Prince Edward Island 2019

Oh, my beautiful Island, I simply cannot keep away from you…

In keeping with our tradition of spending time in Prince Edward Island at least every two years, Adam and I returned to my beloved, soul-awakening island this Summer. We went in July, which is later than we usually go and we were treated to an Island even more colorful than when the lupins are out in mid to late June. Lupins bring vivid splashes of color to the Island in late Spring but Summer blankets it in multiple shades of green, yellow and gold all mixed in with the blue of the ocean and the sky, the red of the cliffs and beaches and the lavender of the sunsets. I will admit that we weren’t planning on travelling this Summer but with the year we were having, Adam and I decided that a bit of time in a place so familiar and dear to us was needed. It helped us to ground ourselves and talk some things through. I have been struggling with isolation and solitude for months now, which are feelings quite common among women going through infertility and pregnancy loss, so while we were away, Adam and I began to talk about adding a dog to our family to help ease my loneliness. One thing led to another and our little golden retriever will be joining us in October. I am therefore very much looking forward to driving up to Prince Edward Island with her for our next visit and having her to frolick in the waves with. Because yes, Prince Edward Island is very dog friendly. The only beaches dogs are not allowed on are in the National Parks and even there the ban is only in place from May through October to allow Piping Plovers to nest. So perhaps the next time we go to the Island, we will give a Fall trip a try so I get discover more of my woundrous Island’s colors.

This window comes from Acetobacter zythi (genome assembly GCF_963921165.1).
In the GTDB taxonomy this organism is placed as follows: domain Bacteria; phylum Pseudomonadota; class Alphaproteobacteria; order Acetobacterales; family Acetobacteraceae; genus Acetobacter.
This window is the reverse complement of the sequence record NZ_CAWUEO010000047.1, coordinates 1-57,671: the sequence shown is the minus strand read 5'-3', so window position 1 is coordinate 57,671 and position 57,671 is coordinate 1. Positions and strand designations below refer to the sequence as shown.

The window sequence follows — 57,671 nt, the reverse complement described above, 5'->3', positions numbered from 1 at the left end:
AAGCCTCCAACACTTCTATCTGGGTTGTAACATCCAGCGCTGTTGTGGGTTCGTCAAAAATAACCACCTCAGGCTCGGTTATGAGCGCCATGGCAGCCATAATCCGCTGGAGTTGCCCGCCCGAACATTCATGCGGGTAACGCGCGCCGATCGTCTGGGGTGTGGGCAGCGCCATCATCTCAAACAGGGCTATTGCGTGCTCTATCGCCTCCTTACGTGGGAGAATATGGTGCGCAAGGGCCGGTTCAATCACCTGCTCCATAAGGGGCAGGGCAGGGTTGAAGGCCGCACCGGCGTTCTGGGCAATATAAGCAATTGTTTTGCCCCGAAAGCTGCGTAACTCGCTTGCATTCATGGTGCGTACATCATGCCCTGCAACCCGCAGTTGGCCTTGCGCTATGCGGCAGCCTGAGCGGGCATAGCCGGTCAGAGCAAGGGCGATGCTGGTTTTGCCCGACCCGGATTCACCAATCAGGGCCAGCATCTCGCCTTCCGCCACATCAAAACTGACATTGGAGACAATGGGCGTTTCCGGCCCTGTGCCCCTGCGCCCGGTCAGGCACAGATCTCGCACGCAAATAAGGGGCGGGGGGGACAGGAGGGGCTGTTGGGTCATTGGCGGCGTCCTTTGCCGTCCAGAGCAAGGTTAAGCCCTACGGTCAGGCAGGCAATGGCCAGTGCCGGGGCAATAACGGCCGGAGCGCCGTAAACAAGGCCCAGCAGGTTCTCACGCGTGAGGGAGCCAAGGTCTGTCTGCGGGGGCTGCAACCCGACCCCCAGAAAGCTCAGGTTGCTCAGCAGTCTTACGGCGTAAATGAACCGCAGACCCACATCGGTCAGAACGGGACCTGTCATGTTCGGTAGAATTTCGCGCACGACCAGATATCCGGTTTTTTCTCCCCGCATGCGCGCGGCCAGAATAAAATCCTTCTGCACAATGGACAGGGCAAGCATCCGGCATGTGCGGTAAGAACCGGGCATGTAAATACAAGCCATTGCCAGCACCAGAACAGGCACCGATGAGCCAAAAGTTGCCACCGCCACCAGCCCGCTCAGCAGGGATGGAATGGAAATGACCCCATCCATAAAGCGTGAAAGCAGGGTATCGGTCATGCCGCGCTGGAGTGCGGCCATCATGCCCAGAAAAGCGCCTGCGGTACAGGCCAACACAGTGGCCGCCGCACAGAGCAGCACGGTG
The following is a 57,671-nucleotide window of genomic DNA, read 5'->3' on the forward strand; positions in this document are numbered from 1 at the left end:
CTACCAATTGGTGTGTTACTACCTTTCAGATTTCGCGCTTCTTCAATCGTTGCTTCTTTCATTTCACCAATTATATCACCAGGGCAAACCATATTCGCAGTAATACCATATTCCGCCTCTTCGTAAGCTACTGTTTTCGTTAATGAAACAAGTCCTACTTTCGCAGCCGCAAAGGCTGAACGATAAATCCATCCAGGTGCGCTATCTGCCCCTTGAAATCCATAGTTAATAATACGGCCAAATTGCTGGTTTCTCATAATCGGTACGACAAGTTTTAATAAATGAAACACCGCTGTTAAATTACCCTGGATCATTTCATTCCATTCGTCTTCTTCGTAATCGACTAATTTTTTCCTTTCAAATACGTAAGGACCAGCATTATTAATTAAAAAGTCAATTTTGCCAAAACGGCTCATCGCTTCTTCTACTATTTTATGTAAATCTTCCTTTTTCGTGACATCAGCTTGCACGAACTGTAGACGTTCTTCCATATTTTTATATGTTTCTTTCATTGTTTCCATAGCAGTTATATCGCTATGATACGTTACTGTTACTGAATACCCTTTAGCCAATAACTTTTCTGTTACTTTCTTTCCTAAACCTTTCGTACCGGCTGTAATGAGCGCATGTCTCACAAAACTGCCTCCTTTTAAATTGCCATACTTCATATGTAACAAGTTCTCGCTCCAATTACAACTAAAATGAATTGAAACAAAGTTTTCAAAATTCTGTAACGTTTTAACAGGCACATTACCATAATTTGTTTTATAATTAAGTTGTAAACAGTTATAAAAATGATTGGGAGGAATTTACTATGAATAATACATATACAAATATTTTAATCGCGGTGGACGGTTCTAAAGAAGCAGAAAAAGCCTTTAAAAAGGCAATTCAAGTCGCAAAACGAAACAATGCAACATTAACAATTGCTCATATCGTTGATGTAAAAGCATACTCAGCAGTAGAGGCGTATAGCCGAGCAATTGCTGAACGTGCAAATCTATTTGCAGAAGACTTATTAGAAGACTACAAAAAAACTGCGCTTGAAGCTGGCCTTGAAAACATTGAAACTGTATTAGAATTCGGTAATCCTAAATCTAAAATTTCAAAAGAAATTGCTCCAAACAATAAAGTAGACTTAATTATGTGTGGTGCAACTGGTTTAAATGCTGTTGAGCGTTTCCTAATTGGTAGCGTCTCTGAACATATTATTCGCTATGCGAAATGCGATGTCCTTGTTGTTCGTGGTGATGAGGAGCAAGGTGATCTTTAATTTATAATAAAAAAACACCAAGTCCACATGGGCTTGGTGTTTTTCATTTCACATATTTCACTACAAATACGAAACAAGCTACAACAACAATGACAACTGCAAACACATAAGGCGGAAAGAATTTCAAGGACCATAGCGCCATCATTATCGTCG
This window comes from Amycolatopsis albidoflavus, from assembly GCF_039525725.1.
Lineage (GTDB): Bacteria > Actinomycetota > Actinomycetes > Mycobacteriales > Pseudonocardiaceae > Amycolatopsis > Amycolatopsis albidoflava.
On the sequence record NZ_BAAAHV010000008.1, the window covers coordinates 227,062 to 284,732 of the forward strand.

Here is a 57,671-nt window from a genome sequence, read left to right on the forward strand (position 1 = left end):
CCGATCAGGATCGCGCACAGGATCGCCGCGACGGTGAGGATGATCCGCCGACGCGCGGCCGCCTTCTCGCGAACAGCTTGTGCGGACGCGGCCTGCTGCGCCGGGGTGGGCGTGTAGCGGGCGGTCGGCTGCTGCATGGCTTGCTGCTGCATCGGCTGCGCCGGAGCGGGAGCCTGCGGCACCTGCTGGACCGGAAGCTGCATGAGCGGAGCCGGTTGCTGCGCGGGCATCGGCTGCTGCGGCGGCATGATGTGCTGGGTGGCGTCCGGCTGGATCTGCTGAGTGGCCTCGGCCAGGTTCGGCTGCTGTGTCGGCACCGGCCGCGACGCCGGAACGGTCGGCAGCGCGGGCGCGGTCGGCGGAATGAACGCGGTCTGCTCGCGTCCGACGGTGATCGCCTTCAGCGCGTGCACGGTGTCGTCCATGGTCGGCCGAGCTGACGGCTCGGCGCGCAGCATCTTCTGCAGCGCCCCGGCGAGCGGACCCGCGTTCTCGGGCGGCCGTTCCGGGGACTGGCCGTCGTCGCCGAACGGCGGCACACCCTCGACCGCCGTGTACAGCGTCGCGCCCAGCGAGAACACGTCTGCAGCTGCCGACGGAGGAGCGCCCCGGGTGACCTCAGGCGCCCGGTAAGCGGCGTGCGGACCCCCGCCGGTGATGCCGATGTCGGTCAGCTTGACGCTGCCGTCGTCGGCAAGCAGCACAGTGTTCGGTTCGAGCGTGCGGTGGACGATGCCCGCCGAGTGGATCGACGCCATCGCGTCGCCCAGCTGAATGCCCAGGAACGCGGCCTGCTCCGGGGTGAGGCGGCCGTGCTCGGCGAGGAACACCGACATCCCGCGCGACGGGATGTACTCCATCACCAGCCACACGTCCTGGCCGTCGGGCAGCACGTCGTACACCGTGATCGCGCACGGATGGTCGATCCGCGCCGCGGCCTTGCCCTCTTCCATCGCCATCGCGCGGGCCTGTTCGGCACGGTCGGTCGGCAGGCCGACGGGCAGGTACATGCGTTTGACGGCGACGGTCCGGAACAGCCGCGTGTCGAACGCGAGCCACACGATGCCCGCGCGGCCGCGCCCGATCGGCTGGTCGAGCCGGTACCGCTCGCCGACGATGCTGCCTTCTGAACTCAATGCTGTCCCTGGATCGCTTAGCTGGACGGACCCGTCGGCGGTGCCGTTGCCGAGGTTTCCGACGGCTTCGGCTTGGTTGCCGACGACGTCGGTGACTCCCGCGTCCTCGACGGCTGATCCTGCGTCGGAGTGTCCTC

UpdateSince completing this post I have learned that 80% of the coastal forest in the western portion of the Cavendish sector of PEI National Park were lost due to the damage it sustained when the Island was struck by the remnants of Hurricane Dorian last weekend. The same area of the park also lost 2 meters to coastal erosion during the storm. I strive to keep this blog and my social media profiles as free of political discourse as possible, however in the name of my love for Prince Edward Island, a location that is extremely vulnerable to climate change due to the highly fragile nature of the red sandstone that it is formed of, I will ask this: please, vote in the upcoming election and when you do, vote with the climate in mind.